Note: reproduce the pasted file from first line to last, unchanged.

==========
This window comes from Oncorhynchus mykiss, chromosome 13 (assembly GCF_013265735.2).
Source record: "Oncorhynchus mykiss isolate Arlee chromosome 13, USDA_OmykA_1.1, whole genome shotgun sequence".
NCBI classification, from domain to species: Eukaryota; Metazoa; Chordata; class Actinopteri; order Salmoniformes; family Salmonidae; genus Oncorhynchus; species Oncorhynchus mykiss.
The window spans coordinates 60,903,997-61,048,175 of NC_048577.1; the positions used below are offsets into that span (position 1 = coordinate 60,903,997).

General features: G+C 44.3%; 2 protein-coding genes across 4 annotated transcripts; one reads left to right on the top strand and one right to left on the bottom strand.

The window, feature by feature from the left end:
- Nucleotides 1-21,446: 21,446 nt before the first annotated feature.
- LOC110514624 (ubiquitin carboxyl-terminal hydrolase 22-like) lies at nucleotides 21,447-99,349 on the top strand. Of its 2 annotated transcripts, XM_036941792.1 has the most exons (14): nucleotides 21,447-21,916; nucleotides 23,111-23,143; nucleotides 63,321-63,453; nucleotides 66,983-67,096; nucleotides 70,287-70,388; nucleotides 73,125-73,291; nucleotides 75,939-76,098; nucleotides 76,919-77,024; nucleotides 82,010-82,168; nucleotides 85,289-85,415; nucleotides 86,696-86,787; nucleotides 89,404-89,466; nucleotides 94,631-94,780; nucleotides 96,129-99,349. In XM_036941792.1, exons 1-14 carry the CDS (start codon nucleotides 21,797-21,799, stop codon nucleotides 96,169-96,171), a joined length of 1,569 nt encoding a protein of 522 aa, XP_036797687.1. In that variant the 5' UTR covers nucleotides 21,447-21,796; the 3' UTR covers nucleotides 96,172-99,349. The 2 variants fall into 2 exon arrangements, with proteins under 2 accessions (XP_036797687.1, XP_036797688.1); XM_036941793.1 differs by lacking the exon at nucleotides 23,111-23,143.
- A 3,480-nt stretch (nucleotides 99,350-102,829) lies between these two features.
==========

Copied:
This window comes from Oncorhynchus mykiss, chromosome 13 (assembly GCF_013265735.2).
Source record: "Oncorhynchus mykiss isolate Arlee chromosome 13, USDA_OmykA_1.1, whole genome shotgun sequence".
NCBI classification, from domain to species: Eukaryota; Metazoa; Chordata; class Actinopteri; order Salmoniformes; family Salmonidae; genus Oncorhynchus; species Oncorhynchus mykiss.
The window spans coordinates 60,903,997-61,048,175 of NC_048577.1; the positions used below are offsets into that span (position 1 = coordinate 60,903,997).

General features: G+C 44.3%; 2 protein-coding genes across 4 annotated transcripts; one reads left to right on the top strand and one right to left on the bottom strand.

The window, feature by feature from the left end:
- Nucleotides 1-21,446: 21,446 nt before the first annotated feature.
- LOC110514624 (ubiquitin carboxyl-terminal hydrolase 22-like) lies at nucleotides 21,447-99,349 on the top strand. Of its 2 annotated transcripts, XM_036941792.1 has the most exons (14): nucleotides 21,447-21,916; nucleotides 23,111-23,143; nucleotides 63,321-63,453; nucleotides 66,983-67,096; nucleotides 70,287-70,388; nucleotides 73,125-73,291; nucleotides 75,939-76,098; nucleotides 76,919-77,024; nucleotides 82,010-82,168; nucleotides 85,289-85,415; nucleotides 86,696-86,787; nucleotides 89,404-89,466; nucleotides 94,631-94,780; nucleotides 96,129-99,349. In XM_036941792.1, exons 1-14 carry the CDS (start codon nucleotides 21,797-21,799, stop codon nucleotides 96,169-96,171), a joined length of 1,569 nt encoding a protein of 522 aa, XP_036797687.1. In that variant the 5' UTR covers nucleotides 21,447-21,796; the 3' UTR covers nucleotides 96,172-99,349. The 2 variants fall into 2 exon arrangements, with proteins under 2 accessions (XP_036797687.1, XP_036797688.1); XM_036941793.1 differs by lacking the exon at nucleotides 23,111-23,143.
- A 3,480-nt stretch (nucleotides 99,350-102,829) lies between these two features.